When he first ruptured his right Achilles, the Braves’ reaction was, “Better a leg than an arm.” He worked two innings in the final exhibition game of 2021 and looked as good as someone coming off a major injury can look. Then he reported a funny feeling in the same leg. Only through exploratory surgery was it learned that Soroka’s body had rejected the sutures used in the first surgery.
New sutures were threaded. That was in May. By June, Soroka was again in rehab and the Braves – even after manager Brian Snitker suggested the pitcher was done for the season – felt reasonably confident he’d be available come August. He re-tore the same tendon while entering the Truist Park clubhouse for, of all things, a rehab session.
It has been so long since Soroka pitched that the memory of how good he is might have faded. His only playoff start was dominant – seven innings, two hits, one run, seven strikeouts, no walks. This came on an October Saturday when the Cardinals’ Adam Wainwright, once a Braves’ draftee, was just as good. The Braves won at the end – Dansby Swanson doubled off Carlos Martinez with two out in the ninth – to move within a game of the NL Championship Series.
The Braves believe they should have reached a World Series two seasons before they did. In 2019, wild-card Washington upset the 106-win Dodgers. Had the Braves not lost a Game 4 lead against St. Louis – Game 5 was gone in that 11-run first inning – they’d have held the home-field edge against the Nationals, against whom they’d gone 11-8.
But enough about that. Soroka has thrown bullpen sessions at Truist Park. He looked fine. His fastball was timed in the low-to-mid 90s. The plan is for him to face hitters at the Braves’ Florida complex, then make rehab starts in the minors. Something would have to go wrong for him not to be on the big-league roster by August. He has had such rotten luck that the Braves don’t want to jinx anything by expressing great expectations.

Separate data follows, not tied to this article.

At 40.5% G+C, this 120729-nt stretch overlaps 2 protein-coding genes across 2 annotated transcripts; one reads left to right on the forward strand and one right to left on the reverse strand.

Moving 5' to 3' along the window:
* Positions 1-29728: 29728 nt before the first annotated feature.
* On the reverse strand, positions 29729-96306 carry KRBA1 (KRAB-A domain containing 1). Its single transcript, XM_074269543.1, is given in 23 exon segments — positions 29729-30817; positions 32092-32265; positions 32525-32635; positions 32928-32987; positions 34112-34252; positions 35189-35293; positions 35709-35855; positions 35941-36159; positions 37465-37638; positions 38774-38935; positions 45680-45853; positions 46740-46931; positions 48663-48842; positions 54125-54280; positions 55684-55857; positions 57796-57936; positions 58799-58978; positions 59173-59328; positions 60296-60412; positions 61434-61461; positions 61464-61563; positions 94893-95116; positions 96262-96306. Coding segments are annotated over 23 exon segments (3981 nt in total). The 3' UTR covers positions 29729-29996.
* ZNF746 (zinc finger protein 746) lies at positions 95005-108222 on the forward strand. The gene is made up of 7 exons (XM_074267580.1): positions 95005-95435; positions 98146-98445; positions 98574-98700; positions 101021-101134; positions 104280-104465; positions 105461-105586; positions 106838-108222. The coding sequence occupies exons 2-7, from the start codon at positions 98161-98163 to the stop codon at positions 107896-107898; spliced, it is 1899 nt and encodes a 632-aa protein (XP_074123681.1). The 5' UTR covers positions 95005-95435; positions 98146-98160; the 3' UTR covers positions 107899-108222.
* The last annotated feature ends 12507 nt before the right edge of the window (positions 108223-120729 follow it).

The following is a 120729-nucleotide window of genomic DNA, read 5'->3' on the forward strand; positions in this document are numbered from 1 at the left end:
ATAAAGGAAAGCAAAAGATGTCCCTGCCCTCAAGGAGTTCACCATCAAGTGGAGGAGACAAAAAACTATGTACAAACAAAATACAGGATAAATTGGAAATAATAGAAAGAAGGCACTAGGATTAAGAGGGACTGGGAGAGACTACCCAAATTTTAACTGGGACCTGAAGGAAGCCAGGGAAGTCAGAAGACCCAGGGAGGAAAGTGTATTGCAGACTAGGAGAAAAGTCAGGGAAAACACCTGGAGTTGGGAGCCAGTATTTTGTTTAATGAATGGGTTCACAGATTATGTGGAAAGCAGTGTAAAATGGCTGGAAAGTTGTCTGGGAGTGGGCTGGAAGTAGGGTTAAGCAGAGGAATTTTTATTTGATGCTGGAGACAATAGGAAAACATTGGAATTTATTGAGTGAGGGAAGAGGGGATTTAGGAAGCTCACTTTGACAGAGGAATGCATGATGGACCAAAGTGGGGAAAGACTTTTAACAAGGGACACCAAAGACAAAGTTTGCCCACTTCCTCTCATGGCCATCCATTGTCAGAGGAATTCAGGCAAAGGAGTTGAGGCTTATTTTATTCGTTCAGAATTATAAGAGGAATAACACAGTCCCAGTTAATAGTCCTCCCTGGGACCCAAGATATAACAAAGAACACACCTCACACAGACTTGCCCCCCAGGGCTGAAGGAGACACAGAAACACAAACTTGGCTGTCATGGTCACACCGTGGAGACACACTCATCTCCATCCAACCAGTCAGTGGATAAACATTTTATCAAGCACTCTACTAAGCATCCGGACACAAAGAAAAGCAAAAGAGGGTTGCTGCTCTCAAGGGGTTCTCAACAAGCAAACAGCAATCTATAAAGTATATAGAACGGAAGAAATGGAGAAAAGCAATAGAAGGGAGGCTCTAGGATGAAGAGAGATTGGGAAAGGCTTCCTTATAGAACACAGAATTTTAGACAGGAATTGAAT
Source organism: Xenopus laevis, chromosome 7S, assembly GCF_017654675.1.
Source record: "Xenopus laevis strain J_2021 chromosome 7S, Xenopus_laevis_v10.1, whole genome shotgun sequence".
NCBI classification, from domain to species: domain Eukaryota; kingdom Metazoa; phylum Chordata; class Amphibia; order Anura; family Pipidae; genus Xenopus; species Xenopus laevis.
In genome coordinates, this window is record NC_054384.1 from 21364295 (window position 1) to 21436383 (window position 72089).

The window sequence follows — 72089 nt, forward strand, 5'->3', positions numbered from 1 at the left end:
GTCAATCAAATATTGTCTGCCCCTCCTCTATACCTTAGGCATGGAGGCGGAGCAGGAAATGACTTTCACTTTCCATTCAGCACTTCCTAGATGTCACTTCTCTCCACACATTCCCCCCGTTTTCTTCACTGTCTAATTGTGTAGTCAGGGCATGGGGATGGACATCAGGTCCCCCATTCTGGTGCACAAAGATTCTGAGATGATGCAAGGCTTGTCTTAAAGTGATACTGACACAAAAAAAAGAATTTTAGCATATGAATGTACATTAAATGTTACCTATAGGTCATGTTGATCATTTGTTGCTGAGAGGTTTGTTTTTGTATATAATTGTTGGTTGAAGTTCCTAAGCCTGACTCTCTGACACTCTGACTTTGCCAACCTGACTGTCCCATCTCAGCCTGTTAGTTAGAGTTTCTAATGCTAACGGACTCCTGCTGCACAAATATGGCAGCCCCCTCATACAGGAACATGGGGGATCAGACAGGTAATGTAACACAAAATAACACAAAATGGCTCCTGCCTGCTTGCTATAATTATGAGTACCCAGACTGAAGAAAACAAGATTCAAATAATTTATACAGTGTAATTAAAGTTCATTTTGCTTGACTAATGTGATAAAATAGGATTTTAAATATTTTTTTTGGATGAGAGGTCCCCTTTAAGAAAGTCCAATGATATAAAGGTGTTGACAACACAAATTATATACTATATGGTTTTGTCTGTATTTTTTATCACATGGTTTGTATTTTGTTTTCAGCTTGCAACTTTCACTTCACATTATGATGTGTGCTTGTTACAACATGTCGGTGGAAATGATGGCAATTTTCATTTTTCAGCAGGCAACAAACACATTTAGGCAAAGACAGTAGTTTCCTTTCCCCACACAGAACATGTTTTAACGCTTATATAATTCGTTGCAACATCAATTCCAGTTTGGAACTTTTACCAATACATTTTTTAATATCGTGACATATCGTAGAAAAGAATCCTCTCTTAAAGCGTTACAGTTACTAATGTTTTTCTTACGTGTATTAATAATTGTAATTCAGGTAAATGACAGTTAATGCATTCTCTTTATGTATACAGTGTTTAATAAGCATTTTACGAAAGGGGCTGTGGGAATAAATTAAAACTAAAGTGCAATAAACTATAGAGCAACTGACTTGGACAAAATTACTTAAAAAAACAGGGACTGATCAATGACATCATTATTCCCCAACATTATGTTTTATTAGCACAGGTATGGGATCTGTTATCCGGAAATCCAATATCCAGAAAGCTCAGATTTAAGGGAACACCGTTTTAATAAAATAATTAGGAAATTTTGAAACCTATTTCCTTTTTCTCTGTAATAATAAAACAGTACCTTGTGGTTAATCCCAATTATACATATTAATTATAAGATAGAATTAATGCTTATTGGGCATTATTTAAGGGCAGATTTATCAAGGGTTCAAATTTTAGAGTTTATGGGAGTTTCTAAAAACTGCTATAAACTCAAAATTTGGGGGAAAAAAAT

That said, Soroka isn’t just a promising arm. Of all the pitchers collected in the Braves’ rebuild – this includes Fried, Kyle Wright and Ian Anderson – Soroka remains the most gifted. His 2019 season showed as much. He finished third among National League pitchers in Baseball-Reference WAR (wins above replacement). Ahead of him: Jacob deGrom and Sonny Gray. Behind him: Jack Flaherty, Stephen Strasburg and Max Scherzer.
Soroka has logged 13-2/3 innings since 2019. That’s the bad part. The good is that he’s 24 and hasn’t, at least arm-wise, been worn to a frazzle. He could change the look of a franchise that just won the World Series. Yes, that’s saying a lot. But he’s that good.